Aquatic Invasive Species Research: The National Sea Grant College Program Aquatic Invasive Species Research and Outreach Program's goal is to discover and develop information and tools that can lead to the prevention, detection, and control of aquatic invasive species threatening U.S. coastal, oceanic, and Great Lakes communities, resources, and ecosystems.
Gulf of Mexico Oyster Industry Program: The National Sea Grant College Program Gulf of Mexico Oyster Industry Program's goal is to encourage multidisciplinary research and extension projects that contribute directly to the efficiency and profitability of oyster-related businesses and to the safety of oyster products.
Complete information on all three opportunities is available from the ORSP (phone 7482 or email firstname.lastname@example.org) or at www.grants.gov.
National Fisheries Institute Fisheries Scholarship ~ Deadline August 18
The Fisheries Scholarship Fund supports a broad range of projects including seafood technology, food safety, fisheries, nutrition and health, and consumer information. This year mini-proposals are invited in six priority areas: • benefits/risks of seafood consumption; • international trade nutrition/health; • fishery economics/resource management; • aquaculture; • economic integrity; • food safety. Research projects in seafood technology will also be considered based on their merit relative to existing seafood industry needs and priorities. Further information (letter and proposal submission guide) is available from the ORSP (phone 7482 or email email@example.com).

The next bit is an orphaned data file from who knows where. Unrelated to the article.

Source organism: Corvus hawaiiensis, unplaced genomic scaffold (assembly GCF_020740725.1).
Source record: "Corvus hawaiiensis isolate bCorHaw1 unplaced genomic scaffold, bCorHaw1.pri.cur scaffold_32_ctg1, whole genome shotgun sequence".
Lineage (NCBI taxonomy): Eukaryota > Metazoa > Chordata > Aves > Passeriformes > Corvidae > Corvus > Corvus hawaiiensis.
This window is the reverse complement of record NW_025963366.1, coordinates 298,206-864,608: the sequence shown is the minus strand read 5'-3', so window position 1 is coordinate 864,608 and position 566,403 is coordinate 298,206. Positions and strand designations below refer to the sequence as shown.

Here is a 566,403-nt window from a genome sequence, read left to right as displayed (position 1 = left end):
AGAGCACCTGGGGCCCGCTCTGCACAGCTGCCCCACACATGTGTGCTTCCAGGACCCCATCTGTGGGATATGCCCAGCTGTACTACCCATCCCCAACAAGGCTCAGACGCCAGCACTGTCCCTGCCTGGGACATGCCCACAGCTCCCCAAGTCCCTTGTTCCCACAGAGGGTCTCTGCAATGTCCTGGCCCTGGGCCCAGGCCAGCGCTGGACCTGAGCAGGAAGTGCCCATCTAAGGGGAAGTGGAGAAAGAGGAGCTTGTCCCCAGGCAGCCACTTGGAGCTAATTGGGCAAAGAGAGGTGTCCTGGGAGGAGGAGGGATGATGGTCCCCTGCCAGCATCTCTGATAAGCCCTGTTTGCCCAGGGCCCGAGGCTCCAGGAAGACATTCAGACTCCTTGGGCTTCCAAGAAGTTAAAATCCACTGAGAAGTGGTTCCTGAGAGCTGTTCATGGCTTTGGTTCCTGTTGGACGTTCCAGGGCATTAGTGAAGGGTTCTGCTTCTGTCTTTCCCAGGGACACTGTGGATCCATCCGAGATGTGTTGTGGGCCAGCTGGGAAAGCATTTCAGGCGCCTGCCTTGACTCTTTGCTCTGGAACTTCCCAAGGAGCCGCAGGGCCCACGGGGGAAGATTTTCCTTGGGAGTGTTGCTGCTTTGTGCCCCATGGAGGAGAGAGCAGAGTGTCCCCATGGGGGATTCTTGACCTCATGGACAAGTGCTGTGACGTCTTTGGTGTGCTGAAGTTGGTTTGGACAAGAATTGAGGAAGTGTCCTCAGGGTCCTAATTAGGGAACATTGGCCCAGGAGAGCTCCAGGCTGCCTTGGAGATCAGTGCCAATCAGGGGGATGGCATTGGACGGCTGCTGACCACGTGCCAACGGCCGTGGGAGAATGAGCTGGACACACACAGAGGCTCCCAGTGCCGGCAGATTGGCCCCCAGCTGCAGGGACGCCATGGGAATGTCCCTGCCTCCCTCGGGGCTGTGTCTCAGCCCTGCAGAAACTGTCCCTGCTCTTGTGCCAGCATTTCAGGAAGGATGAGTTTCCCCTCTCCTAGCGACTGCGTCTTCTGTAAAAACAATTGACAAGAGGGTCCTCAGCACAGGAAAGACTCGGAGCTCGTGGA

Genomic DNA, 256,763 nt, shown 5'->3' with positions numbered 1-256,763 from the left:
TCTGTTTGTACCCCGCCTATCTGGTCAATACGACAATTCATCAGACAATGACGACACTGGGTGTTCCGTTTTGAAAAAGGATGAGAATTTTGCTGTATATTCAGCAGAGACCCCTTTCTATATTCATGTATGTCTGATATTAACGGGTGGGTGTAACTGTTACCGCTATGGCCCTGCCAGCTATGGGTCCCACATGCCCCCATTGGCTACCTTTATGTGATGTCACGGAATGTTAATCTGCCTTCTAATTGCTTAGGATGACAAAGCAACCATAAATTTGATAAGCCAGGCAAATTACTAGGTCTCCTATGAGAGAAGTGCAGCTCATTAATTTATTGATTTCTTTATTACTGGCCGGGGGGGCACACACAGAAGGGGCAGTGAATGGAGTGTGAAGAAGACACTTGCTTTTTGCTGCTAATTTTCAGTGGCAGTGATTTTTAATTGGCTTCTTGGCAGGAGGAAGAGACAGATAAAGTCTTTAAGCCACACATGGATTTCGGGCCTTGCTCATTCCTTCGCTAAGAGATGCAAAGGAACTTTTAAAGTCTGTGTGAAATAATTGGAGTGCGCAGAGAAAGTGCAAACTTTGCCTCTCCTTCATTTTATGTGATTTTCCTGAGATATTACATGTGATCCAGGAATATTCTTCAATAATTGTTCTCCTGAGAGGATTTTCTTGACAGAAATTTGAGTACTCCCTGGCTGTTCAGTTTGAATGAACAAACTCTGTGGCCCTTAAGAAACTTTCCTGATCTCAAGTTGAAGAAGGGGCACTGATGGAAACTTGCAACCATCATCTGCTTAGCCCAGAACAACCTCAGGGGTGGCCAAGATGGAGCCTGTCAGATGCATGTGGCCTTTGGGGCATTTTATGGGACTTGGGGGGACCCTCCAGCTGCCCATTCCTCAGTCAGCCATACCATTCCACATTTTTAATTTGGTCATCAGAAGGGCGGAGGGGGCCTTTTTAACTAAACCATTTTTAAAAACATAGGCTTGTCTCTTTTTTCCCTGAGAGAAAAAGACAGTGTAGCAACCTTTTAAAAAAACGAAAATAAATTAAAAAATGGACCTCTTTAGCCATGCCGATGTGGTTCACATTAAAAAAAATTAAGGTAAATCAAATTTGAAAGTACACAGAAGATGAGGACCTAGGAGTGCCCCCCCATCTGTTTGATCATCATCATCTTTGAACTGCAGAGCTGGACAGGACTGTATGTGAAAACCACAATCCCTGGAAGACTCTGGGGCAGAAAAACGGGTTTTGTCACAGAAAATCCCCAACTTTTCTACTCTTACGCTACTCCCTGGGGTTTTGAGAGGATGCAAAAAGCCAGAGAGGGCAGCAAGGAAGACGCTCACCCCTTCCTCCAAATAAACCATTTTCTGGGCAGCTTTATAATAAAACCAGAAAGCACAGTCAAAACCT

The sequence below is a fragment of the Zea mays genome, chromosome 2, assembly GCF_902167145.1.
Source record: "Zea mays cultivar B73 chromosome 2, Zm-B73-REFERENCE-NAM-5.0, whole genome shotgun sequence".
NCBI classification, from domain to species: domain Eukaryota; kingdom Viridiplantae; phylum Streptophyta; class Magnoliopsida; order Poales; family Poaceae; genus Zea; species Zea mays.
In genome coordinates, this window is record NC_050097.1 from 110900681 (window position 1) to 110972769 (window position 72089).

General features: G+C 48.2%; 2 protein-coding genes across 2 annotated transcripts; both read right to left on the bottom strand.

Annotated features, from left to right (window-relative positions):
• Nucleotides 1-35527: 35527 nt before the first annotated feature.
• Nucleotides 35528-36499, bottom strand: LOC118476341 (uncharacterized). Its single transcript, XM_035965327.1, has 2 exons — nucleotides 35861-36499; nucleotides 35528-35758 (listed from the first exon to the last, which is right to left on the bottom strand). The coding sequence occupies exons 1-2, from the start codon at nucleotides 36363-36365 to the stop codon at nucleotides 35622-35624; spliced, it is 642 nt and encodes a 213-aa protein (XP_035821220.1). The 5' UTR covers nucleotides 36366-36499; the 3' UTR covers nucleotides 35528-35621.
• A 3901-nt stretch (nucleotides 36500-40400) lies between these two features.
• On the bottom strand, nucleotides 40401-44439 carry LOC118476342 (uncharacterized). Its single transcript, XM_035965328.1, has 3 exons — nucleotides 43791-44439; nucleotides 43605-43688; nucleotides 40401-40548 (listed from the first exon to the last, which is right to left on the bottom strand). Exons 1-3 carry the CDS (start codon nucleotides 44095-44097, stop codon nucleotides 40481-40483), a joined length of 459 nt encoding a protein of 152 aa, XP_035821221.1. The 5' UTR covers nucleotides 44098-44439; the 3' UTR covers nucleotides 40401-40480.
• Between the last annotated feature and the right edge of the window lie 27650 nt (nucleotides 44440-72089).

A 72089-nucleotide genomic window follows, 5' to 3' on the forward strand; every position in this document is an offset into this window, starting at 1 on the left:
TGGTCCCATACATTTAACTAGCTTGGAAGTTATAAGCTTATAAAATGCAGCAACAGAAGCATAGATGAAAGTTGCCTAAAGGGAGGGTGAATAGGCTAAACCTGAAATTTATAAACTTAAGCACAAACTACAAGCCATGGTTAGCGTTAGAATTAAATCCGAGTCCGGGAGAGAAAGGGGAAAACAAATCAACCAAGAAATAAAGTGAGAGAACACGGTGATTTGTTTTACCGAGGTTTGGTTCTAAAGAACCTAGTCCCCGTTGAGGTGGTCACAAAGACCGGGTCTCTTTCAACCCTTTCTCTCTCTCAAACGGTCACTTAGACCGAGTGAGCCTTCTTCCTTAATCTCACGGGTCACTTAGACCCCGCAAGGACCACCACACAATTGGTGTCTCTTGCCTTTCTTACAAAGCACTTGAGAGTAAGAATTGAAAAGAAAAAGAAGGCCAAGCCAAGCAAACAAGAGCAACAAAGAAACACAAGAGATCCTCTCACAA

NOAA Climate and Weather Impacts on Society and the Environment ~ Deadline August 28
NOAA invites applications to establish a four-year cooperative agreement with the agency under this program, the mission of which is to enhance the resiliency of natural, economic and social systems to weather and climate-related environmental stressors through interdisciplinary research and application development, information and services delivery, education and outreach. More information is at www.csc.noaa.gov/funding/.
Mississippi Humanities Council Mini-Grants ~ Deadline September 1
September 1, 2006 is the next Mississippi Humanities Council Mini-Grant application deadline for proposals up to $2,000. Application guidelines and forms are available at www.mshumanities.org.
NEH Interpreting America's Historic Places ~ Deadlines September 12, January 23
The National Endowment for the Humanities invites proposals for public programs that exploit the evocative power of historic places to address themes and issues central to American history. “Interpreting America ’s Historic Places” grants support public humanities programs that use one or more historic sites to interpret important topics in American history. Projects can interpret a single historic site, a series of sites, whole neighborhoods, communities or towns, or larger geographic regions. September 12, 2006, is the deadline for proposals for both Consultation Grants and Planning Grants; January 23, 2007, is the deadline for proposals for Implementation Grants. www.neh.gov/grants/guidelines/historicplaces.html.